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'You are a loose end' | Kanye West publicist reportedly pressured Georgia election worker amid campaign to prove fraud

Reuters on Friday published bodycam footage of the worker meeting with the publicist at a Cobb County police station.

ATLANTA — A publicist who worked for Kanye West reportedly traveled to metro Atlanta in January to pressure a Georgia election worker as a "loose end for a party that needs to tidy up."

Reuters published bodycam video of an officer observing the publicist meeting the worker, who was in the middle of the storm of former President Donald Trump's election fraud claims, at a Cobb County police station.

The worker, a woman who was seen on video counting ballots at State Farm Arena on Election Night and who became a target of conspiracists insisting the surveillance video showed her removing fraudulent ballots out of hidden "suitcases" and sending them through counting machines multiple times, reportedly resisted the pressure campaign.

Reuters previously reported in detail the immense wave of harassment and threats the worker and her daughter faced after the events at State Farm Arena became Trump's central fixation in Georgia.

RELATED: Georgia election workers reportedly file lawsuit against right-wing news site

The claims were refuted by Georgia election officials and the Georgia Bureau of Investigation, who said the "suitcase" was actually a normal ballot container. Meanwhile, video reviews later showed the container had been packed and placed under a table when election workers were told counting was done for the night and would resume the next day. It was brought back out from under the table when state officials pressed Fulton County to resume counting.

In the moment, nonetheless, the State Farm Arena video was the fuel to a raging fire of lawsuits, hearings, presidential tweets and wild accusations from fringe websites and social media accounts that Georgia's election results had been manipulated to make Joe Biden the winner.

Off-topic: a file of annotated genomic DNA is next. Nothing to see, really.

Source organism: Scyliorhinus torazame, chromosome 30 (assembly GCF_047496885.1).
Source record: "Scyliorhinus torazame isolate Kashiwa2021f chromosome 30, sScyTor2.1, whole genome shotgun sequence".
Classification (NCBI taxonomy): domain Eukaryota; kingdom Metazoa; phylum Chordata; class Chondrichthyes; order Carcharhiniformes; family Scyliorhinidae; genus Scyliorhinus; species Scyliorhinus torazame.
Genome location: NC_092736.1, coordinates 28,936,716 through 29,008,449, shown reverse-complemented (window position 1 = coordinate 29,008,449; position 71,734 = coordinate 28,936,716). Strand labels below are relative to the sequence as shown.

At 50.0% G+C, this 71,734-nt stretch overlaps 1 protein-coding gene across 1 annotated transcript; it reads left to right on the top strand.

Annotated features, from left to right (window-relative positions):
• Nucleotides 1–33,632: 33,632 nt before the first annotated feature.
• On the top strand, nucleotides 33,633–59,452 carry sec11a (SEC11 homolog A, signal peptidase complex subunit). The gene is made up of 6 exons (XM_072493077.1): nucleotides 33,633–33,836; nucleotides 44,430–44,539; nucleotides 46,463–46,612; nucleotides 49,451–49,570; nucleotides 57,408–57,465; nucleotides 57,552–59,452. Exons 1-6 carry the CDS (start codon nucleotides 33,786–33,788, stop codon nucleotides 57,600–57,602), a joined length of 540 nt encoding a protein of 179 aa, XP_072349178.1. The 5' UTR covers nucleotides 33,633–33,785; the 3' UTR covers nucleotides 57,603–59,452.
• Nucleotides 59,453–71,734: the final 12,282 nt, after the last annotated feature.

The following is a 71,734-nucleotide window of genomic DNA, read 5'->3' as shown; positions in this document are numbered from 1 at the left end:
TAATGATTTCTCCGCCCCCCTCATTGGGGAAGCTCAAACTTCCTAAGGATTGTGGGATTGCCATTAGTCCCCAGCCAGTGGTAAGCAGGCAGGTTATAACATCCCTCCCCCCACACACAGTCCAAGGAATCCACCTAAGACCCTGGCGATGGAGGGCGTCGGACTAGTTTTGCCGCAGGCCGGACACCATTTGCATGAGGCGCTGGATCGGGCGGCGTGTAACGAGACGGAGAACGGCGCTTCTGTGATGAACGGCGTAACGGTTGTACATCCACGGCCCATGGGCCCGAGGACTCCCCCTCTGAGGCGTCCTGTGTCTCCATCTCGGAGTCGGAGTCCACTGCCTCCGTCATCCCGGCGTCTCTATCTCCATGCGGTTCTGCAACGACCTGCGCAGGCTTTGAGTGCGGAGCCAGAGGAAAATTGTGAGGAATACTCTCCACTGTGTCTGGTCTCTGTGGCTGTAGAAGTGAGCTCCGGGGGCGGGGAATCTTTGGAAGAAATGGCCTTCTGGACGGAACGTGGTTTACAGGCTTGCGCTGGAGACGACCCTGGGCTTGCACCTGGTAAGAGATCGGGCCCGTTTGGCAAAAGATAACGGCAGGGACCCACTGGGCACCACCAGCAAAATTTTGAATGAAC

Amidst all that, Reuters reported, the election worker - who had already been getting threatening strangers showing up at her home for weeks - got a knock on her door on Jan. 4 offering help.

According to Reuters, the knock came from publicist Trevian Kutti, who said she was sent by a "high-profile individual." The news organization obtained police bodycam video of the election worker later meeting with Kutti at a police station in Cobb County.

RELATED: Fact-checking claims about Fulton County's election | These 'suitcases' are actually ballot containers

There, the bodycam shows, Kutti told the worker "we don't want to frighten you" and she had a plan "to move you, to secure you from what may be authorized over the next 48 hours."

"We have probably 48 hours in which to move you," she reiterated, adding that, "I cannot say what specifically will take place."

"I just know that it will disrupt your freedom and...the freedom of one or more of your family members," Kutti told her.

She offered to put her on the phone with a a man she described as a "Black progressive crisis manager" to "let you know exactly what is at stake, what choices you have, whether you would choose or not to deal with us."

Kutti told her she was "not her enemy" before saying: "You are a loose end for a party that needs to tidy up."

At one point, the officer offers to observe the meeting from a closer position if it would make the election worker comfortable, with Kutti appearing to rebuff the offer saying: "Yeah, I want her to be comfortable, but I also want to advise her that there are federal people who are involved here, that I don't know who is connected to who." 

"And I really need for her to be as nonchalant as possible with this conversation that we are going to have so that if she does make a decision, she's protected in her decisions," Kutti said.

That is the extent of the meeting that the video shows. The publicist does not specifically name any individuals any any point who might be behind her visit.

Reuters reported that in a speakerphone conversation at the police station, the "Black progressive crisis manager" tried to get her to admit to committing election fraud.

The worker told Reuters that Kutti told her: "If you don't tell everything, you're going to jail."

The worker later Googled Kutti and discovered she was a Trump supporter, whose implication that the worker needed protection within 48 hours indeed proved true.

Not from law enforcement, but from "a mob of angry Trump supporters surround(ing) her home, shouting through bullhorns."

That day was Jan. 6. 

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